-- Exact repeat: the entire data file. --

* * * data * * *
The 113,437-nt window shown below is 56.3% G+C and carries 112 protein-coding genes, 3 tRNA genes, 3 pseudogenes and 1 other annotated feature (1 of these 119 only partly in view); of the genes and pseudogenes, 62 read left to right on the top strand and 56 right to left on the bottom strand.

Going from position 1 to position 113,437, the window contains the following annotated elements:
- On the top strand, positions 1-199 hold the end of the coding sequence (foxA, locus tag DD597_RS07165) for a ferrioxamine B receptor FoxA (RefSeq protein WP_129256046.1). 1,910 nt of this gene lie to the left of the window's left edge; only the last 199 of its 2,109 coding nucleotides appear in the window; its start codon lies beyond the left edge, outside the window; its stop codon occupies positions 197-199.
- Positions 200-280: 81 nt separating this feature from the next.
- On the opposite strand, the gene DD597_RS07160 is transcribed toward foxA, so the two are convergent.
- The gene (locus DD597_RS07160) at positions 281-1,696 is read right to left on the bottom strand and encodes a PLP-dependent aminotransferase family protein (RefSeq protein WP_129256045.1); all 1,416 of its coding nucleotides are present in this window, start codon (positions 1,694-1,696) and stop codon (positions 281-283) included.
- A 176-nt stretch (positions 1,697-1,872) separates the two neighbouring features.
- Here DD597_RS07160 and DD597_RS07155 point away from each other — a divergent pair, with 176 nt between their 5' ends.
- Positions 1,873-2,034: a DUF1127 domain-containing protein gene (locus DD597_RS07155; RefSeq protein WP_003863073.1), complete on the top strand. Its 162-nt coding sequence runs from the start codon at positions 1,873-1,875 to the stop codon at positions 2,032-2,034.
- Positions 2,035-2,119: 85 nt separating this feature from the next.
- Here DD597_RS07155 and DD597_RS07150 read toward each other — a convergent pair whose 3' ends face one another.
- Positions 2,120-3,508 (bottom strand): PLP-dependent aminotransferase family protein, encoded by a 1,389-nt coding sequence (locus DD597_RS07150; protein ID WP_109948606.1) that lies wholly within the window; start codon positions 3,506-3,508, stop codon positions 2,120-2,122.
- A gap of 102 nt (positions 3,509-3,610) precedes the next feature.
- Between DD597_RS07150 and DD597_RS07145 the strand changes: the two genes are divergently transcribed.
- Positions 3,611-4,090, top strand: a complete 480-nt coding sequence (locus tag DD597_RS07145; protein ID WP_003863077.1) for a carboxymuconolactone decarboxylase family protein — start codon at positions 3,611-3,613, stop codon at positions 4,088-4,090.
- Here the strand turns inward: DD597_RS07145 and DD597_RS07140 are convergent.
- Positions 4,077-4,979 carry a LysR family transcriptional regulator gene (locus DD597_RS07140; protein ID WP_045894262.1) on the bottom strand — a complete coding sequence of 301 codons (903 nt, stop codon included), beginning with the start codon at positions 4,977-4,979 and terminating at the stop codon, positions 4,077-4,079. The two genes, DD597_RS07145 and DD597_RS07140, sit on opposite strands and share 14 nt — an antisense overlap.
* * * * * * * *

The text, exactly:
The 113,437-nt window shown below is 56.3% G+C and carries 112 protein-coding genes, 3 tRNA genes, 3 pseudogenes and 1 other annotated feature (1 of these 119 only partly in view); of the genes and pseudogenes, 62 read left to right on the top strand and 56 right to left on the bottom strand.

Going from position 1 to position 113,437, the window contains the following annotated elements:
- On the top strand, positions 1-199 hold the end of the coding sequence (foxA, locus tag DD597_RS07165) for a ferrioxamine B receptor FoxA (RefSeq protein WP_129256046.1). 1,910 nt of this gene lie to the left of the window's left edge; only the last 199 of its 2,109 coding nucleotides appear in the window; its start codon lies beyond the left edge, outside the window; its stop codon occupies positions 197-199.
- Positions 200-280: 81 nt separating this feature from the next.
- On the opposite strand, the gene DD597_RS07160 is transcribed toward foxA, so the two are convergent.
- The gene (locus DD597_RS07160) at positions 281-1,696 is read right to left on the bottom strand and encodes a PLP-dependent aminotransferase family protein (RefSeq protein WP_129256045.1); all 1,416 of its coding nucleotides are present in this window, start codon (positions 1,694-1,696) and stop codon (positions 281-283) included.
- A 176-nt stretch (positions 1,697-1,872) separates the two neighbouring features.
- Here DD597_RS07160 and DD597_RS07155 point away from each other — a divergent pair, with 176 nt between their 5' ends.
- Positions 1,873-2,034: a DUF1127 domain-containing protein gene (locus DD597_RS07155; RefSeq protein WP_003863073.1), complete on the top strand. Its 162-nt coding sequence runs from the start codon at positions 1,873-1,875 to the stop codon at positions 2,032-2,034.
- Positions 2,035-2,119: 85 nt separating this feature from the next.
- Here DD597_RS07155 and DD597_RS07150 read toward each other — a convergent pair whose 3' ends face one another.
- Positions 2,120-3,508 (bottom strand): PLP-dependent aminotransferase family protein, encoded by a 1,389-nt coding sequence (locus DD597_RS07150; protein ID WP_109948606.1) that lies wholly within the window; start codon positions 3,506-3,508, stop codon positions 2,120-2,122.
- A gap of 102 nt (positions 3,509-3,610) precedes the next feature.
- Between DD597_RS07150 and DD597_RS07145 the strand changes: the two genes are divergently transcribed.
- Positions 3,611-4,090, top strand: a complete 480-nt coding sequence (locus tag DD597_RS07145; protein ID WP_003863077.1) for a carboxymuconolactone decarboxylase family protein — start codon at positions 3,611-3,613, stop codon at positions 4,088-4,090.
- Here the strand turns inward: DD597_RS07145 and DD597_RS07140 are convergent.
- Positions 4,077-4,979 carry a LysR family transcriptional regulator gene (locus DD597_RS07140; protein ID WP_045894262.1) on the bottom strand — a complete coding sequence of 301 codons (903 nt, stop codon included), beginning with the start codon at positions 4,977-4,979 and terminating at the stop codon, positions 4,077-4,079. The two genes, DD597_RS07145 and DD597_RS07140, sit on opposite strands and share 14 nt — an antisense overlap.